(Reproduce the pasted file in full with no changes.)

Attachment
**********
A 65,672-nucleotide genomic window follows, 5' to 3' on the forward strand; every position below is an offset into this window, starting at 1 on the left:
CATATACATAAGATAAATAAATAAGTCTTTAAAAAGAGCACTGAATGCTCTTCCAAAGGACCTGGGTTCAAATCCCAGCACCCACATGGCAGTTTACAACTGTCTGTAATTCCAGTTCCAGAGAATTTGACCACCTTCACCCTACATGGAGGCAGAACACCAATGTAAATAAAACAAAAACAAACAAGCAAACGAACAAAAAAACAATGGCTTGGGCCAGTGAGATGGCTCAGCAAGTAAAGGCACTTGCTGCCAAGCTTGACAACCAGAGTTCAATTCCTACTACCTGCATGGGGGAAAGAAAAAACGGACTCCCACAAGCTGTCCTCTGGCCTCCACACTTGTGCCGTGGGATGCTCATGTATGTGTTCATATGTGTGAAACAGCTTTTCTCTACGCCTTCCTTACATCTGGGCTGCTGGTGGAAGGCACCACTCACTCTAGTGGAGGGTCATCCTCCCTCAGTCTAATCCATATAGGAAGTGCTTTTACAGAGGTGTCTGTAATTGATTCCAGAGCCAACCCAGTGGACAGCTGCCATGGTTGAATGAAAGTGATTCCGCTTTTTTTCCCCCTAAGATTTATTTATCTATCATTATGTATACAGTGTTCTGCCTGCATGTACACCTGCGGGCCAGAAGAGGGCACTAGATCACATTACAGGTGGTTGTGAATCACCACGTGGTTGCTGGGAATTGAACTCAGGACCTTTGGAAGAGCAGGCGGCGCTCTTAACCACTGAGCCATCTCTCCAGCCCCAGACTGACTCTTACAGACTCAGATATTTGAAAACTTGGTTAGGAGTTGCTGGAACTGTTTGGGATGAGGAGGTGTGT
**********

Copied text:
A 65,672-nucleotide genomic window follows, 5' to 3' on the forward strand; every position below is an offset into this window, starting at 1 on the left:
CATATACATAAGATAAATAAATAAGTCTTTAAAAAGAGCACTGAATGCTCTTCCAAAGGACCTGGGTTCAAATCCCAGCACCCACATGGCAGTTTACAACTGTCTGTAATTCCAGTTCCAGAGAATTTGACCACCTTCACCCTACATGGAGGCAGAACACCAATGTAAATAAAACAAAAACAAACAAGCAAACGAACAAAAAAACAATGGCTTGGGCCAGTGAGATGGCTCAGCAAGTAAAGGCACTTGCTGCCAAGCTTGACAACCAGAGTTCAATTCCTACTACCTGCATGGGGGAAAGAAAAAACGGACTCCCACAAGCTGTCCTCTGGCCTCCACACTTGTGCCGTGGGATGCTCATGTATGTGTTCATATGTGTGAAACAGCTTTTCTCTACGCCTTCCTTACATCTGGGCTGCTGGTGGAAGGCACCACTCACTCTAGTGGAGGGTCATCCTCCCTCAGTCTAATCCATATAGGAAGTGCTTTTACAGAGGTGTCTGTAATTGATTCCAGAGCCAACCCAGTGGACAGCTGCCATGGTTGAATGAAAGTGATTCCGCTTTTTTTCCCCCTAAGATTTATTTATCTATCATTATGTATACAGTGTTCTGCCTGCATGTACACCTGCGGGCCAGAAGAGGGCACTAGATCACATTACAGGTGGTTGTGAATCACCACGTGGTTGCTGGGAATTGAACTCAGGACCTTTGGAAGAGCAGGCGGCGCTCTTAACCACTGAGCCATCTCTCCAGCCCCAGACTGACTCTTACAGACTCAGATATTTGAAAACTTGGTTAGGAGTTGCTGGAACTGTTTGGGATGAGGAGGTGTGT